Guys in berets ‘told me they were cops’

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Copy of ca p2 Nazier Paulsen8326 (41198500) CAPE ARGUS The Economic Freedom Fighters provincial convener Nazier Paulsen said he couldnt say whether the group in EFF berets and T-shirts claiming to be police were party members. Photo: David Ritchie

Cape Town - A Swellendam farm supervisor driving a truck full of workers home was forced to a halt by a carload of people dressed in EFF berets and T-shirts and claiming to be police.

Paul Cilliers was driving the workers to their homes in Railton about 8.20pm on Monday when a white Mercedes-Benz sped past. It stopped in front of him with hazard lights blinking, forcing Cilliers to stop.

Four or five men and women alighted, wearing red EFF tops and berets, and khaki army pants.

Cilliers said they started taking pictures of him and the truck, demanding to see his licence and asking which farm he worked for.

“One guy said the truck I’m driving is not safe enough for transporting people. I felt threatened, backed into a corner. It was a fearful thing.”

He said that throughout the confrontation the workers sat quietly in the back of the truck, many of them texting.

Cilliers asked the beret-wearing group who they were, but got no reply.

“I asked again, are you police? They said yes.”

Not believing them, Cilliers drove off.

“I got such a shock. I don’t want to be intimidated by political parties, irrespective of who they are.”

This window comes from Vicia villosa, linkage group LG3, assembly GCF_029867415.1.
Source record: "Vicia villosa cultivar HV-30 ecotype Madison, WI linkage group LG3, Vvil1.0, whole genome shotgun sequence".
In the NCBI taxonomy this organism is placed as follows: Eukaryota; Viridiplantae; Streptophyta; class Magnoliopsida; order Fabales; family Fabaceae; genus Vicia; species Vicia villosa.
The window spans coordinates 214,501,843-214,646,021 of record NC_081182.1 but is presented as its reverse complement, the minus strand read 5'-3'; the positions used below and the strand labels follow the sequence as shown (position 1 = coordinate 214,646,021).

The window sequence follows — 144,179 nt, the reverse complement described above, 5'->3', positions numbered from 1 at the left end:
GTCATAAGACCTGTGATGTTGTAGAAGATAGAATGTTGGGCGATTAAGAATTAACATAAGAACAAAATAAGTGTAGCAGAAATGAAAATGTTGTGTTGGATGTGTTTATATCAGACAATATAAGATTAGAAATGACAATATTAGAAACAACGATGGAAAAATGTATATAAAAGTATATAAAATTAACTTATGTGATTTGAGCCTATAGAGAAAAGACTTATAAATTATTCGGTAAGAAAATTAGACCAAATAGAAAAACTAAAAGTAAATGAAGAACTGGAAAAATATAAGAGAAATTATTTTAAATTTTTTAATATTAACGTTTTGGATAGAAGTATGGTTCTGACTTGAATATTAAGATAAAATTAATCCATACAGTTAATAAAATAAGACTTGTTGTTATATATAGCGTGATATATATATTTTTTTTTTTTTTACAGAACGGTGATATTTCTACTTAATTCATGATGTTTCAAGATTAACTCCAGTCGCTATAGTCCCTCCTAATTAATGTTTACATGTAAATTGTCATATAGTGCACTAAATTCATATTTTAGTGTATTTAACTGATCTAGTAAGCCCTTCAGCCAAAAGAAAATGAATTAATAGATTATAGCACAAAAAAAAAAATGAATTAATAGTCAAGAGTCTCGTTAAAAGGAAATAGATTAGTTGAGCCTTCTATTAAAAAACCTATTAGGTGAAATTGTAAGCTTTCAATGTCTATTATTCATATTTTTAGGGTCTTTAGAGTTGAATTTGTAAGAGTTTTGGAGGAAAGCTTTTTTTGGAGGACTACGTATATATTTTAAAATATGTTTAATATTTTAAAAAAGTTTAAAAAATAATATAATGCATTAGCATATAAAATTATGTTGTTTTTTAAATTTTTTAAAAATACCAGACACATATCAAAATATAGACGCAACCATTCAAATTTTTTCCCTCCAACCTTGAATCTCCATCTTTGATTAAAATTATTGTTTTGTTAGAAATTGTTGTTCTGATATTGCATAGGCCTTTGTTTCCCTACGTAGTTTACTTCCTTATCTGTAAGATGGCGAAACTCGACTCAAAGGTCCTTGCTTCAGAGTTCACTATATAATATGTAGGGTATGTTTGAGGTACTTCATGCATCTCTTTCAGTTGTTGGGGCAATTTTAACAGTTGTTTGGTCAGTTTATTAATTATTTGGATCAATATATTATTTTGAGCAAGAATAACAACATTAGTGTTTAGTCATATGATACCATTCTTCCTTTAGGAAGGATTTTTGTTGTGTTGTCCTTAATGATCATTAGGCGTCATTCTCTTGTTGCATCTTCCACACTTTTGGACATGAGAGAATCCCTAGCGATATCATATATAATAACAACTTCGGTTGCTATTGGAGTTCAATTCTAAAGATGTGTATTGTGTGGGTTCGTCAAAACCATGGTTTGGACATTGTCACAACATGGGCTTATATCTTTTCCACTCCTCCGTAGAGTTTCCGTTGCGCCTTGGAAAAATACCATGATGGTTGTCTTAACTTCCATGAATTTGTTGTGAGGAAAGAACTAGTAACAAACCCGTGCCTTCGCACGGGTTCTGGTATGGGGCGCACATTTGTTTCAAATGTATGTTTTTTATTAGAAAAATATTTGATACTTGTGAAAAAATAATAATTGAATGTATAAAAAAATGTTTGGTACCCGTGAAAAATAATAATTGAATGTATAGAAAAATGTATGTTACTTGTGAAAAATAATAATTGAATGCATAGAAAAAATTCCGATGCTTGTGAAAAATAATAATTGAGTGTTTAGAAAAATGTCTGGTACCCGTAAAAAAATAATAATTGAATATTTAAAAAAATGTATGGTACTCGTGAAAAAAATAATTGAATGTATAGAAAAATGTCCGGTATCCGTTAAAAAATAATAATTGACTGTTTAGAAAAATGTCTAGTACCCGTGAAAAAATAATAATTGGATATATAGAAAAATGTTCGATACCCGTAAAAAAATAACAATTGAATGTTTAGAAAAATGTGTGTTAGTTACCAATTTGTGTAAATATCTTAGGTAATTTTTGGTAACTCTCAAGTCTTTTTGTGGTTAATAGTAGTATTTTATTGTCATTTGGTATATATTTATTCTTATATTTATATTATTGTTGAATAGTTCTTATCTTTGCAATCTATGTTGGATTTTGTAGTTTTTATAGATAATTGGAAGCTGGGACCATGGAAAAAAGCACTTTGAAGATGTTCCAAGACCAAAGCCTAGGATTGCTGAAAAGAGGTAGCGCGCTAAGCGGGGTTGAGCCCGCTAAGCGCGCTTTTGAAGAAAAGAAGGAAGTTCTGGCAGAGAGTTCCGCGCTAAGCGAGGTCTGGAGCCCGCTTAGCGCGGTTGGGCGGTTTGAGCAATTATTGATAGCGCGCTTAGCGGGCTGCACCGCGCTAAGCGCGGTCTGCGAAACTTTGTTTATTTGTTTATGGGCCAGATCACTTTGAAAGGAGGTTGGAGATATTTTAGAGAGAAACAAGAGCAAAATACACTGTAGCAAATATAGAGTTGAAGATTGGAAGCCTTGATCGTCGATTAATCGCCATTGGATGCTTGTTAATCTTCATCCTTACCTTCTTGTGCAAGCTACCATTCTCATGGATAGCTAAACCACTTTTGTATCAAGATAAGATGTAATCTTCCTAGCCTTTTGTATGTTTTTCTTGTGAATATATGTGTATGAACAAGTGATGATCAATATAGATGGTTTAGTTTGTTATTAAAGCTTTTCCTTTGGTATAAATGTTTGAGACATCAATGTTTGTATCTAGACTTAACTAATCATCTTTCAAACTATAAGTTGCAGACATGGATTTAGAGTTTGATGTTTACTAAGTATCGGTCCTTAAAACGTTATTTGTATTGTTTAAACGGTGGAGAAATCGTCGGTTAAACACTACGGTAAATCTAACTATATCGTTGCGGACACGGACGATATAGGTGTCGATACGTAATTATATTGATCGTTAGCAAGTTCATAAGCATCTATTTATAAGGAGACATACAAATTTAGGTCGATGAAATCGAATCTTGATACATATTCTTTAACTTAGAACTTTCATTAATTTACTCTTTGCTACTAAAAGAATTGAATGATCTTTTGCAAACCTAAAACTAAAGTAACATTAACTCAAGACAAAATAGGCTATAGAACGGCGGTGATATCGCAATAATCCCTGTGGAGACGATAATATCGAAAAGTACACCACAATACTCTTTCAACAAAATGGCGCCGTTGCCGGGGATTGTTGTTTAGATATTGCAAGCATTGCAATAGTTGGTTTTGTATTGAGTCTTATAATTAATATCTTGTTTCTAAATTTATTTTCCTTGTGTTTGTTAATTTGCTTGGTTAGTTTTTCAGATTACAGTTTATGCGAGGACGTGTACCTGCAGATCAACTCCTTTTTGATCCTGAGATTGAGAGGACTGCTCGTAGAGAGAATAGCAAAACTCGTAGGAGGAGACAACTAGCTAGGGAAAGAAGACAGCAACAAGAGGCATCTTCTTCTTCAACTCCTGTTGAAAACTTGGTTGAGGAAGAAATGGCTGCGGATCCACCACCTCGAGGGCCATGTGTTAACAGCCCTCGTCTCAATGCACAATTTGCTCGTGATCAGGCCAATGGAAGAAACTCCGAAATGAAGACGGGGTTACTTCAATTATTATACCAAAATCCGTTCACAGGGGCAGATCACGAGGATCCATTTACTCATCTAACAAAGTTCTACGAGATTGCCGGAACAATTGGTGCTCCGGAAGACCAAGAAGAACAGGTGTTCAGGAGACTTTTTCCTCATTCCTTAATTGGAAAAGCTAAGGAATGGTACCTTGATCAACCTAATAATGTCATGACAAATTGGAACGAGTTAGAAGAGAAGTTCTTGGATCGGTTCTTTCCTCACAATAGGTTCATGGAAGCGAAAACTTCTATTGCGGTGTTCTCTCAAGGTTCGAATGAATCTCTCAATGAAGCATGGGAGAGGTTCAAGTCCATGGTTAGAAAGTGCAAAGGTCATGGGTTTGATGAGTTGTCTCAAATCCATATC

He said panic prevented him from noting the Mercedes’ registration plate, but he reported the matter to the police.

The Swellendam police confirmed the incident. Captain FC van Wyk said they were told by Cilliers that the beret-wearing people “introduced themselves as police officials and asked him for his driver’s licence and wanted to take a photo”.

The police patrolled the area and searched for the vehicle, without success.

According to their report, Cilliers did not want to lay a charge.

Nazier Paulsen, provincial convener of the EFF, couldn’t confirm that the group in EFF gear were party members, but he defended their actions.

“If they were our members I would share the sentiment that farmworkers should be transported in a dignified condition. Farmers should treat farmworkers better on their farms and in their transport. That’s the only way to end the aggression.”

In response to the group claiming they were police, Paulsen said they may have been off-duty members of the force.

“The security cluster is very much in favour of EFF policy, so maybe they were police.”

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Cape Argus

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